No matter what your view on Apple’s new sandboxing requirement for the Mac App Store, if you want to keep updating your MAS apps, you’re going to need to sandbox them. I was able to sandbox Seasonality Core pretty easily. I don’t access any files outside of Application Support and the prefs file. My entitlements just require outgoing network connections, which was pretty easy to enable in the target settings.

However, I distribute two versions of Seasonality Core. One is the Mac App Store application, and the other is a version for my pre-Mac App Store customers. The question arose: should I sandbox the non-Mac App Store application? I wanted the answer to this question to be yes, but unfortunately the serial number licensing framework I am using kept me from doing this. So I was forced to sandbox the Mac App Store version, but keep the non-Mac App Store version outside the sandbox. Crap.

You might be wondering what the big deal is here. Can’t my Mac App Store customers just use one app, and pre-Mac App Store customers use the other one? Well, yes, but there are a few situations where some customers might use both versions of the app.

If someone uses both the Mac App Store version and the non-Mac App Store version, things go south quickly. The first time the sandboxed Mac App Store version is run, all of Seasonality Core’s data files will be migrated into the sandbox. That means the next time the non-Mac App Store version is opened, it won’t be able to see any of the past data Seasonality Core has collected. That’s not good.

So how did I get around this? After taking a quick poll on Twitter, it sounded like the best option for me would be to have the non-Mac App Store version look reach inside my app’s sandbox if it existed. To do this, I just had to build some extra code into the method that returns my Application Support path. Here’s the new implementation:

+ (NSString *) seasonalityCoreSupportPath { NSFileManager *fm = [NSFileManager defaultManager]; #ifndef MAC_APP_STORE // Check if ~/Library/Containers/BundleID/Data/Library/Application Support/Seasonality Core exists. NSString *sandboxedAppSupportPath = [NSString pathWithComponents: [NSArray arrayWithObjects:@"~", @"Library", @"Containers", [[NSBundle mainBundle] bundleIdentifier], @"Data", @"Library", @"Application Support", @"Seasonality Core", nil] ]; sandboxedAppSupportPath = [sandboxedAppSupportPath stringByExpandingTildeInPath]; BOOL isDir; if ([fm fileExistsAtPath:sandboxedAppSupportPath isDirectory:&isDir]) { // We found a sandboxed Application Support directory, return it. if (isDir) return sandboxedAppSupportPath; } #endif NSArray *appSupportURLs = [fm URLsForDirectory:NSApplicationSupportDirectory inDomains:NSUserDomainMask]; NSString *appSupportDirectory = nil; if (appSupportURLs.count > 0) { NSURL *firstPath = [appSupportURLs objectAtIndex:0]; appSupportDirectory = [firstPath path]; } return [appSupportDirectory stringByAppendingPathComponent:@"Seasonality Core"]; }

The new code only runs if the MAC_APP_STORE isn’t defined (these are project definitions I have set elsewhere for the different builds). We check to see if there is a sandbox for the app, and if so it will return the sandboxed directory. Otherwise it returns the standard Application Support directory.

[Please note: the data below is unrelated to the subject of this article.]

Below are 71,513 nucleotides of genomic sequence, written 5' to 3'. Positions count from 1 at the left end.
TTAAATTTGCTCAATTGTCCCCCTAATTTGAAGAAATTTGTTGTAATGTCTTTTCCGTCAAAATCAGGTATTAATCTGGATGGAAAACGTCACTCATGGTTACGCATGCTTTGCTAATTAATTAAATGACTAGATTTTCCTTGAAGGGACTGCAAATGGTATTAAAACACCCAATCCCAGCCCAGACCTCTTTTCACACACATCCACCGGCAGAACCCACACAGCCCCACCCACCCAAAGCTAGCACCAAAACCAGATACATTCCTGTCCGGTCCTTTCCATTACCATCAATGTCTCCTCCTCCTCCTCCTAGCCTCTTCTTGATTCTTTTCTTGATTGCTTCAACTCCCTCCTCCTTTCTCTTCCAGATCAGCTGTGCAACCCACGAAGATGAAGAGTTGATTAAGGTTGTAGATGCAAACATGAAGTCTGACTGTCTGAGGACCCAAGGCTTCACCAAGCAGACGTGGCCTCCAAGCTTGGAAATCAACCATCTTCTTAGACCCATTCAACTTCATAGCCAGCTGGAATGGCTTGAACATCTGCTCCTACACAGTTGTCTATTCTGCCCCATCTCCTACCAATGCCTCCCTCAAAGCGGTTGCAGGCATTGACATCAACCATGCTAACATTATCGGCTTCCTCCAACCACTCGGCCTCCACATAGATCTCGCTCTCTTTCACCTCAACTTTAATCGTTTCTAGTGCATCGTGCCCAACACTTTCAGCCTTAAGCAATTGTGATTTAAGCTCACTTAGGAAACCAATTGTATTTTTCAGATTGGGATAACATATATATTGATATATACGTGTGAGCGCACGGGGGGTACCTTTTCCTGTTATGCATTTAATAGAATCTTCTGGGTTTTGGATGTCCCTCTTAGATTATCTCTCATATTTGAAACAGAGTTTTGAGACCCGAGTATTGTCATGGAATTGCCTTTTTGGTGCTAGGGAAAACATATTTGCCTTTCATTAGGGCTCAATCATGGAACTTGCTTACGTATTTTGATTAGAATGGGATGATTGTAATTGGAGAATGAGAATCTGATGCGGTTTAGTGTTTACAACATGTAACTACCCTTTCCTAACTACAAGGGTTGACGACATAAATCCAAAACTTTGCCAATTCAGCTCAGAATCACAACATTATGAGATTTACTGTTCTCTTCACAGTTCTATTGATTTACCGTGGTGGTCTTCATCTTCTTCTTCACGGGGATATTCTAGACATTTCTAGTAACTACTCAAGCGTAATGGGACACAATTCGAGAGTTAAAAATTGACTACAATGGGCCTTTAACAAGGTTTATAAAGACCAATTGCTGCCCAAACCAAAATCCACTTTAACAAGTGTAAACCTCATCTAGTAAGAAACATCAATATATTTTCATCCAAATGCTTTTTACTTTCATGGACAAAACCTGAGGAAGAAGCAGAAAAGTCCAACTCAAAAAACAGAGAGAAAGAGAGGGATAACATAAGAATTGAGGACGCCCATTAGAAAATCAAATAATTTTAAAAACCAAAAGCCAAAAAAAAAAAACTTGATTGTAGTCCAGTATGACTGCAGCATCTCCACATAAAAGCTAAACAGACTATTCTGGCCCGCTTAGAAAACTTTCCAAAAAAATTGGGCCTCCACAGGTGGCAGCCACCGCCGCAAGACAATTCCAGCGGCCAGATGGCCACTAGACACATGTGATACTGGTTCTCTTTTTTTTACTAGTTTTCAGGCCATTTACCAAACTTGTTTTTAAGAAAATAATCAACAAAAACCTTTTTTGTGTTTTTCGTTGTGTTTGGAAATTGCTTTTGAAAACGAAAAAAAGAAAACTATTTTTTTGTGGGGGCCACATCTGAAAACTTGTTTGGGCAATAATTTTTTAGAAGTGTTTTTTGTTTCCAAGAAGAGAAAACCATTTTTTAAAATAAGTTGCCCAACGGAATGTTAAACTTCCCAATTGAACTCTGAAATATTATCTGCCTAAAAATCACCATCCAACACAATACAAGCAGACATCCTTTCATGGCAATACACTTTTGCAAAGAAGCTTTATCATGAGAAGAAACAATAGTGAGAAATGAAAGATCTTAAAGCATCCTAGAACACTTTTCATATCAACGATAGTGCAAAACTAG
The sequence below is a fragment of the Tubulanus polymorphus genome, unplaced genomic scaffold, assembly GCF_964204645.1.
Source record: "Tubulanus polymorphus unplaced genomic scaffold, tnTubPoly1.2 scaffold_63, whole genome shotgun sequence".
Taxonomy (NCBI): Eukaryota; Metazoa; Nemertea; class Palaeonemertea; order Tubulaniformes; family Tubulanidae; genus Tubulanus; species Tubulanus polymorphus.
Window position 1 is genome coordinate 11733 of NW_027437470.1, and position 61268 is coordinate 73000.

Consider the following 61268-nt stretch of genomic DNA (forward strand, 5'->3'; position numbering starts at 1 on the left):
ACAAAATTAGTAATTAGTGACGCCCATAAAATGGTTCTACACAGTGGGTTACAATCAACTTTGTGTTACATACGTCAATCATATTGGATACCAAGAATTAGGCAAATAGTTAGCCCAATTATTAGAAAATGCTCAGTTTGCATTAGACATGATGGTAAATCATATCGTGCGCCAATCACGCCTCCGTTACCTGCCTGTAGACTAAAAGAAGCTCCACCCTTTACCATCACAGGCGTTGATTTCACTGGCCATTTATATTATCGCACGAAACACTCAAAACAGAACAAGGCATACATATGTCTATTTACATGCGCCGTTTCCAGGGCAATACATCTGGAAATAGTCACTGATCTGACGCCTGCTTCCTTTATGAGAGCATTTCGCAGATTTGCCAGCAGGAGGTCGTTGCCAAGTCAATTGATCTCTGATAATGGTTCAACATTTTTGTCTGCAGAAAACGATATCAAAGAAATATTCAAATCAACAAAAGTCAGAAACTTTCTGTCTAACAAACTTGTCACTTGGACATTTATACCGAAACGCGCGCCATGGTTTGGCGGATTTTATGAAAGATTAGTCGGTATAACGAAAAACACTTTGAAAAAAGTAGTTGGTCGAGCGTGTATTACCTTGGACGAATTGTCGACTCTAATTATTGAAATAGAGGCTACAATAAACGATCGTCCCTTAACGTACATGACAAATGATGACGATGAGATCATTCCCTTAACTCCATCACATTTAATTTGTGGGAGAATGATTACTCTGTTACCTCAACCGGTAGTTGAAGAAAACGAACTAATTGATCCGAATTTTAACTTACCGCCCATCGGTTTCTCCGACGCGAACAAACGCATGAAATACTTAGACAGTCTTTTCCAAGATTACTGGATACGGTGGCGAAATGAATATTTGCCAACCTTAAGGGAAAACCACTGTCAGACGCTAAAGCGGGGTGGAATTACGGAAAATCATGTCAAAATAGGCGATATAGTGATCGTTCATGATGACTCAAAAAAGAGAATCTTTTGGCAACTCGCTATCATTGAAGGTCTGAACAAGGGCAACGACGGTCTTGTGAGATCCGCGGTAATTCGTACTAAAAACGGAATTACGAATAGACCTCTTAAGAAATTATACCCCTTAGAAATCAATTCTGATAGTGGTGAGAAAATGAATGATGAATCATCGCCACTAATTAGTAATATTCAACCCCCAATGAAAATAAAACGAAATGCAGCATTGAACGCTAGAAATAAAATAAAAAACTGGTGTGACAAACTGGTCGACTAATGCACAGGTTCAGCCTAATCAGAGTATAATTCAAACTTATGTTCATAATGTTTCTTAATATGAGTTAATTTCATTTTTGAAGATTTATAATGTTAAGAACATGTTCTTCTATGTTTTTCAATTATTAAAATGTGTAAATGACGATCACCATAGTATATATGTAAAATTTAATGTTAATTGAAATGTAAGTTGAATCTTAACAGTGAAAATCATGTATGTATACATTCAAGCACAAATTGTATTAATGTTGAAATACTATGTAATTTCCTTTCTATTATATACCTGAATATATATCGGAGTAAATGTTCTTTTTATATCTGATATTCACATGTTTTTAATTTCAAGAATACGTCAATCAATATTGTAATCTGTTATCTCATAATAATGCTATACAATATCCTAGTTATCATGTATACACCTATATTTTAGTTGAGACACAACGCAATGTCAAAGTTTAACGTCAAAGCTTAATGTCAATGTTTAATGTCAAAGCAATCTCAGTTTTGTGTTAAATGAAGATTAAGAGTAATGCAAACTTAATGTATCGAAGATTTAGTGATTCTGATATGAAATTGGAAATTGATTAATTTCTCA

This is a pretty complete solution, except that I wanted to make sure the user’s preferences were saved between the two app versions as well. NSUserDefaults won’t know to check for the existence of a sandbox. Daniel Jalkut gracefully offered this solution, which I have since adapted into my own code as follows:

+ (BOOL) gsImportNewerPreferencesForBundle:(NSString *)bundleName fromSandboxContainerID:(NSString *)containerID { BOOL didMigrate = NO; NSArray *libraryFolders = NSSearchPathForDirectoriesInDomains(NSLibraryDirectory, NSUserDomainMask, YES); if (libraryFolders.count) { // Get a path to our app's preference file. NSString *prefsFile = [NSString pathWithComponents:[NSArray arrayWithObjects: [libraryFolders objectAtIndex:0], @"Preferences", bundleName, nil ]]; prefsFile = [prefsFile stringByAppendingPathExtension:@"plist"]; // Get a path to the same preference file in the given sandbox container. NSString *containerPrefsFile = [NSString pathWithComponents:[NSArray arrayWithObjects: [libraryFolders objectAtIndex:0], @"Containers", containerID, @"Data", @"Library", @"Preferences", bundleName, nil ]]; containerPrefsFile = [containerPrefsFile stringByAppendingPathExtension:@"plist"]; NSFileManager* fm = [NSFileManager defaultManager]; if ([fm fileExistsAtPath:containerPrefsFile]) { NSDate *prefsModDate = [[fm attributesOfItemAtPath:prefsFile error:nil] objectForKey:NSFileModificationDate]; NSDate *containerModDate = [[fm attributesOfItemAtPath:containerPrefsFile error:nil] objectForKey:NSFileModificationDate]; if ((prefsModDate == nil) || ([prefsModDate compare:containerModDate] == NSOrderedAscending)) { // Copy the file. [fm copyItemAtPath:containerPrefsFile toPath:prefsFile error:nil]; // Reset so the next call to [NSUserDefaults standardUserDefaults] // recreates an object to the new prefs file. [NSUserDefaults resetStandardUserDefaults]; NSLog(@"Found newer preferences in %@ - importing", containerPrefsFile); didMigrate = YES; } } } return didMigrate; }

I call the above preferences migration code directly from main(), so it executes before the any part of the main app might hit NSUserDefaults. Works pretty well thus far.